Put one egg yolk and one tablespoon of honey in a bowl. Put the ingredients in a bigger bowl of boiling water. Mix everything with one tablespoon of caster oil. Add Vitamin E or Vitamin B (or just, you know, yeast). Mix everything once it cools down. For thickness, add rye flour. Coat the mixture in your hair roots, then put a plastic hair cover or a hat. Hold it in your hair for three to four hours, then wash it out with shampoo.

You’re welcome.

4. Stay balanced, both physically and mentally.

For as long as I can remember, my grandmother has gone on a daily walk outside, no matter the weather, for 40 minutes. I could have a snow day off and see my grandmother, tiny and bundled up, trudging through inches of snow. More importantly though, she keeps her soul healthy. As much as I love kvetching, talking shit about annoying relatives or rude classmates or coworkers with my mom and sister, my grandmother never takes part in that tradition. Not only does she never talk behind people’s backs, but she’ll even leave the room whenever my mom and I start to gossip.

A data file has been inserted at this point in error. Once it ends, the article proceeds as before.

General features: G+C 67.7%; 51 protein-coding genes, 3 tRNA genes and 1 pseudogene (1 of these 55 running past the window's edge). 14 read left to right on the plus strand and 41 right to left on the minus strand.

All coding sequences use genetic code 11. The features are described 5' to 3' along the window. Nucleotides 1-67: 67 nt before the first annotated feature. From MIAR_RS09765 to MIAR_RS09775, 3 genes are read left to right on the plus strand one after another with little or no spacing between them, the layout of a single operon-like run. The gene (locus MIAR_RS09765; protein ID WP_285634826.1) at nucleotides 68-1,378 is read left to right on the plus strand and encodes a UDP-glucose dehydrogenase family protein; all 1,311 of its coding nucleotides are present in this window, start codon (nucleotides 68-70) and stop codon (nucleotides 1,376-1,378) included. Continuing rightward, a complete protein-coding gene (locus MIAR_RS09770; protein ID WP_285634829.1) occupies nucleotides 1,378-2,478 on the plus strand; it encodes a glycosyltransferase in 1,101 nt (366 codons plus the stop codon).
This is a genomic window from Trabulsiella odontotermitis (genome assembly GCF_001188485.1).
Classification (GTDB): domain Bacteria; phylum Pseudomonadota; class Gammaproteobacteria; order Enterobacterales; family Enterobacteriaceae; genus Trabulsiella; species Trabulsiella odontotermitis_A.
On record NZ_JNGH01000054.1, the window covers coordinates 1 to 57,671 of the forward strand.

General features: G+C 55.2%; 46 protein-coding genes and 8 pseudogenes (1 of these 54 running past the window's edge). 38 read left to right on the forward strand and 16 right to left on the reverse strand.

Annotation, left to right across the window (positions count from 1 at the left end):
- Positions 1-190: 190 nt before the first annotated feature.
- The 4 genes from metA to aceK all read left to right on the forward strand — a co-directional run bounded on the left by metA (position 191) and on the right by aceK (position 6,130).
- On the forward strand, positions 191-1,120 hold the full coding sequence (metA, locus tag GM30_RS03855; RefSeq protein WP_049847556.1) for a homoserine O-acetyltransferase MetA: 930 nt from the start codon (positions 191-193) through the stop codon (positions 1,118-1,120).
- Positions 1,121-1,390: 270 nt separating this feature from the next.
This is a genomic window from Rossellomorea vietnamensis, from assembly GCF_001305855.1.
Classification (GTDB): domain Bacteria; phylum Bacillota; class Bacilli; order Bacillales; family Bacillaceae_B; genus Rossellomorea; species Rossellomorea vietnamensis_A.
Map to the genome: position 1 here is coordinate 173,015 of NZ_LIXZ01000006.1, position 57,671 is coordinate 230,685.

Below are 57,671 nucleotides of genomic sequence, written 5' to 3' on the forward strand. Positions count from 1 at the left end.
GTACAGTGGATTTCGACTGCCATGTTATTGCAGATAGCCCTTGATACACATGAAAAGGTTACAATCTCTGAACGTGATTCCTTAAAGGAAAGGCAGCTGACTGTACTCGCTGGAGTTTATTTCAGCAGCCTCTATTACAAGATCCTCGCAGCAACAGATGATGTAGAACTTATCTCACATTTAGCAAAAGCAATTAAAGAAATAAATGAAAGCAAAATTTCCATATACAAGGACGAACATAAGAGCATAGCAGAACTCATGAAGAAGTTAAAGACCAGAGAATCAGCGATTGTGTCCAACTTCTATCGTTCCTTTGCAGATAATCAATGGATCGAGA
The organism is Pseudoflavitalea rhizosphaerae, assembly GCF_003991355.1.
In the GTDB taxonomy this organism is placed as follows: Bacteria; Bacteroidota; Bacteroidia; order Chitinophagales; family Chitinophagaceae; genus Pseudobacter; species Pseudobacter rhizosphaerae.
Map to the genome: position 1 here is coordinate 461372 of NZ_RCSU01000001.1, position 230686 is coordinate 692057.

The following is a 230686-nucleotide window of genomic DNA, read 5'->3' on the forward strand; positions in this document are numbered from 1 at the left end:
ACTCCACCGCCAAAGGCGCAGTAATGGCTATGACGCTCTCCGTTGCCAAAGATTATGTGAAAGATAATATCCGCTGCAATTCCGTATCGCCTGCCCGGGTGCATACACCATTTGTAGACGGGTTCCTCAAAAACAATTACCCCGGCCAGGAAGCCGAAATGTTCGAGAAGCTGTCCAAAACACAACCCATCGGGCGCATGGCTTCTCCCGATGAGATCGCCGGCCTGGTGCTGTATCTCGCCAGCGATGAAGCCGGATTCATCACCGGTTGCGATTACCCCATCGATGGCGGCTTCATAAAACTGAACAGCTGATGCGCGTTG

5. Learn something new everyday, all the time.

As our call came to an end, my grandmother wanted to tell me a secret.

“You’re the first person I’m telling this to,” my grandmother said, before whispering: “I’m learning chess.”

She was watching tutorials on YouTube (sorry – “the YouTube”), and little by little, was teaching herself how to play chess now that she had the time. My grandma is the kind of person that teaches herself something every week; last week it was Hebrew, this week it’s chess.

“It’s a pleasure to see how people think, to hear your brain working,” she told me. When I asked why she hadn’t asked my grandfather, who had been playing since he was a child, to teach her, she told me that she wanted to learn all on her own first.